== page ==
“The law, for all its failings, has a noble goal – to make the little bit of life that people can actually control more just. We can’t end disease or natural disasters, but we can devise rules for our dealings with one another that fairly weigh the rights and needs of everyone, and which, therefore, reflect our best vision of ourselves.” That quote (from Scott Turow, who wrote Presumed Innocent and Limitations) was on my Starbucks cup this morning. (Starbucks has apparently taken it upon itself to enlighten us patrons with the wisdom of many random people…) And it’s funny, because we were just talking about legal matters the other day… reminiscing about dad and the infamous Shopping Cart Incident.
The Shopping Cart Incident, for those who are unaware, occurred back in New Jersey several years ago. Mom and dad had met up for a movie, and when dad went out to his car in the parking lot afterwards, there was a note on his windshield. Something about contacting the police, I think. And when he did, he discovered that a woman had filed a complaint against him, claiming that when he parked his car he rammed it into a shopping cart, which then hit the woman’s car and caused untold amounts of damage. Now, we all realize that dad’s mind is often on engineering matters (oh, he of the peculiar cognitive traits…), but it’s pretty difficult to miss a shopping cart in the middle of your parking space. Especially one you’ve hit hard enough to catapult across a parking lot and demolish another car. But thanks to the crafty, devious plotting of the woman who filed the complaint (who, I later found out, went to my high school… yeah, good ol’ Lenape Valley really churned out some real winners…), my dad was forced to hire a lawyer and go to court. Fortunately, Miss Crafty and Devious also turned out to be Miss Really Stupid, and she attempted to represent herself (which would mean she had a fool for a lawyer, or however that saying goes…). And since she had exactly ZERO proof that my dad did ANYTHING beyond go to see a movie that day, the judge angrily dismissed the case with a few choice words for Miss Really Stupid.
And here’s where our legal system needs a bit of tweaking, in my opinion – since the Shopping Cart Incident was so OBVIOUSLY a creation of this woman’s mind, I think the judge should have ordered her to pay my dad’s legal fees. SHE was the one who decided to waste the time of everyone involved in the case, apparently hoping she could make a few bucks off a person who did absolutely nothing wrong. She tried, for all intents and purposes, to steal someone else’s money – she just tried to do it in a “legal” way.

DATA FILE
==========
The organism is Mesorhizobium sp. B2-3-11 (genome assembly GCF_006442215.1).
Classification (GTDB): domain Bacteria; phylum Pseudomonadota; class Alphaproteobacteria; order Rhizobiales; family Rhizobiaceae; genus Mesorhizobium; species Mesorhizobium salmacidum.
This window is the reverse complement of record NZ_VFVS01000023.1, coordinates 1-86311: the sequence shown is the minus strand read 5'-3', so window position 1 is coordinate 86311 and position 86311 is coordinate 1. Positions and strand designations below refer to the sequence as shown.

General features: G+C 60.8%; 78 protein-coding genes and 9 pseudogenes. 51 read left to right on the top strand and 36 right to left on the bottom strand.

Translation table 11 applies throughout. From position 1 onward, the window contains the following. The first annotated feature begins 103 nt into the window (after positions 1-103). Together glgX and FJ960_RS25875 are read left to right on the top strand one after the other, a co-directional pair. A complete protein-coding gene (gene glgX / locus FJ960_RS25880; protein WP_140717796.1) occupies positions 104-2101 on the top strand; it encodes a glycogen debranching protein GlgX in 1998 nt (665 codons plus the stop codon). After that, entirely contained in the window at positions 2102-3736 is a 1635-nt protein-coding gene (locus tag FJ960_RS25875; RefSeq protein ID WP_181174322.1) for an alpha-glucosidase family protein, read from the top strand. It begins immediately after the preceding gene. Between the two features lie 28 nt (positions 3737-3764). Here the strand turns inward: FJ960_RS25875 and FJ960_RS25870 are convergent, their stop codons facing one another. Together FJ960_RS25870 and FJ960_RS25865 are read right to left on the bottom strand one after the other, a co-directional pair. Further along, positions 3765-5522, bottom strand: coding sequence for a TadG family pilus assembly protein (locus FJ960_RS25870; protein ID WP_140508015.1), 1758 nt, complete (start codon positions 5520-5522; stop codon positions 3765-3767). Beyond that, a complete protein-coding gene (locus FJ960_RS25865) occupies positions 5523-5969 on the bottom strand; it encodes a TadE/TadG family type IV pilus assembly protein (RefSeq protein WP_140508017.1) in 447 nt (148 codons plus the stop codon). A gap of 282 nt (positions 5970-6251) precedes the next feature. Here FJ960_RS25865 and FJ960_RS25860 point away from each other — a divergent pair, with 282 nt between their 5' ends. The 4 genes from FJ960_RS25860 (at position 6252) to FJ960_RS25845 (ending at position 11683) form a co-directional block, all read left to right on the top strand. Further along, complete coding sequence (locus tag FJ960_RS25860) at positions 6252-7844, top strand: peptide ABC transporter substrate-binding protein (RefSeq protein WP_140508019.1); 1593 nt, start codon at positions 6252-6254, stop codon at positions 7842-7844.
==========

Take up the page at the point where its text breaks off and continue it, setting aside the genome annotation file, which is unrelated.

I remember back when I worked at the law firm that I once saw a case where a guy was claiming all kinds of damages and injuries from a car accident. His car had been rear-ended, and to read through the file, you’d think the guy could barely walk anymore. An accident reconstruction specialist looked at the damage to the cars, and determined that this man’s car had been rear-ended at 5 MPH. Five miles per hour. FIVE. Hit at five miles per hour, and all of a sudden his back hurts, his neck hurts, his legs hurt, he’s missing all kinds of work, he can barely smile anymore, he can’t pay his chiropractic bills (because it’s always chiropractic bills, never medical doctor bills), his wife leaves him, his parents disown him, his friends desert him, his life is in shambles… Oh PUUUHLEASE… I used to have a little Honda Civic that was rear-ended at about 5 MPH (heck, maybe even 7 or 8 MPH) by a semi-sized dump truck that hit me FIVE TIMES before it was finally able to come to a stop. There were five separate points of impact on my car – it was banged up quite a bit. And you know what happened to me? NOTHING. Absolutely nothing. My neck was fine, my back was fine… I didn’t so much as get a case of the hiccups…
It’s lawsuits like these that definitely DON’T, as Scott Turow says, “fairly weigh the rights and needs of everyone.” And they certainly don’t “reflect our best vision of ourselves.” If they did, my dad never would’ve had to go to court, and never would’ve had to pay for a lawyer. But at the very LEAST, he should’ve been offered free movie tickets for a few years… :)